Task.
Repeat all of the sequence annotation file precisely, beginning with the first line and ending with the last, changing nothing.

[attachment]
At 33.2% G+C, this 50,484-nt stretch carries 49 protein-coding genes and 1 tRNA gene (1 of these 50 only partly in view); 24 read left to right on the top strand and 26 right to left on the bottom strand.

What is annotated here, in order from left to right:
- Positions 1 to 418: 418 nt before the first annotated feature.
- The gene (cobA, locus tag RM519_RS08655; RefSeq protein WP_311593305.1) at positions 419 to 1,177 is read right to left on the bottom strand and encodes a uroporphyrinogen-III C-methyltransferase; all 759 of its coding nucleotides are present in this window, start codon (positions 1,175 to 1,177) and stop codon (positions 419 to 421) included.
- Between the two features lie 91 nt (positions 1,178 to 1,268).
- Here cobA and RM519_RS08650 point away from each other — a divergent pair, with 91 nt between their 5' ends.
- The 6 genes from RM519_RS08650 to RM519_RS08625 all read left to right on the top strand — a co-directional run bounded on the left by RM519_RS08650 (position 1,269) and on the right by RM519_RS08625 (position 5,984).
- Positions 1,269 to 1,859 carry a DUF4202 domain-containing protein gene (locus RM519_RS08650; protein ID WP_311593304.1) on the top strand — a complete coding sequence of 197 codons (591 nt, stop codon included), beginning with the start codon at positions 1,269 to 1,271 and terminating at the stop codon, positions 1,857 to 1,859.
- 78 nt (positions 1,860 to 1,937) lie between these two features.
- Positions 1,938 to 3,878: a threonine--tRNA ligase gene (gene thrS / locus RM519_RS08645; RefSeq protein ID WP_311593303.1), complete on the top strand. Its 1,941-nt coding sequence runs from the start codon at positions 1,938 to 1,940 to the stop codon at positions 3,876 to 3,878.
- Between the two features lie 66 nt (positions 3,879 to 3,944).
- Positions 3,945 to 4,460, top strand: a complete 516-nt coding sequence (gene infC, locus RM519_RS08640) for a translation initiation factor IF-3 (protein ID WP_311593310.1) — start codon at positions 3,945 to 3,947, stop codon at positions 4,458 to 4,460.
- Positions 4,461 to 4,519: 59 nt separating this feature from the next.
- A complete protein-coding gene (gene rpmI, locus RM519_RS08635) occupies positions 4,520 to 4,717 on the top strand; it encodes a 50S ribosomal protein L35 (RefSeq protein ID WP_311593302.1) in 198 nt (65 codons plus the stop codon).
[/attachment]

At 33.2% G+C, this 50,484-nt stretch carries 49 protein-coding genes and 1 tRNA gene (1 of these 50 only partly in view); 24 read left to right on the top strand and 26 right to left on the bottom strand.

What is annotated here, in order from left to right:
- Positions 1 to 418: 418 nt before the first annotated feature.
- The gene (cobA, locus tag RM519_RS08655; RefSeq protein WP_311593305.1) at positions 419 to 1,177 is read right to left on the bottom strand and encodes a uroporphyrinogen-III C-methyltransferase; all 759 of its coding nucleotides are present in this window, start codon (positions 1,175 to 1,177) and stop codon (positions 419 to 421) included.
- Between the two features lie 91 nt (positions 1,178 to 1,268).
- Here cobA and RM519_RS08650 point away from each other — a divergent pair, with 91 nt between their 5' ends.
- The 6 genes from RM519_RS08650 to RM519_RS08625 all read left to right on the top strand — a co-directional run bounded on the left by RM519_RS08650 (position 1,269) and on the right by RM519_RS08625 (position 5,984).
- Positions 1,269 to 1,859 carry a DUF4202 domain-containing protein gene (locus RM519_RS08650; protein ID WP_311593304.1) on the top strand — a complete coding sequence of 197 codons (591 nt, stop codon included), beginning with the start codon at positions 1,269 to 1,271 and terminating at the stop codon, positions 1,857 to 1,859.
- 78 nt (positions 1,860 to 1,937) lie between these two features.
- Positions 1,938 to 3,878: a threonine--tRNA ligase gene (gene thrS / locus RM519_RS08645; RefSeq protein ID WP_311593303.1), complete on the top strand. Its 1,941-nt coding sequence runs from the start codon at positions 1,938 to 1,940 to the stop codon at positions 3,876 to 3,878.
- Between the two features lie 66 nt (positions 3,879 to 3,944).
- Positions 3,945 to 4,460, top strand: a complete 516-nt coding sequence (gene infC, locus RM519_RS08640) for a translation initiation factor IF-3 (protein ID WP_311593310.1) — start codon at positions 3,945 to 3,947, stop codon at positions 4,458 to 4,460.
- Positions 4,461 to 4,519: 59 nt separating this feature from the next.
- A complete protein-coding gene (gene rpmI, locus RM519_RS08635) occupies positions 4,520 to 4,717 on the top strand; it encodes a 50S ribosomal protein L35 (RefSeq protein ID WP_311593302.1) in 198 nt (65 codons plus the stop codon).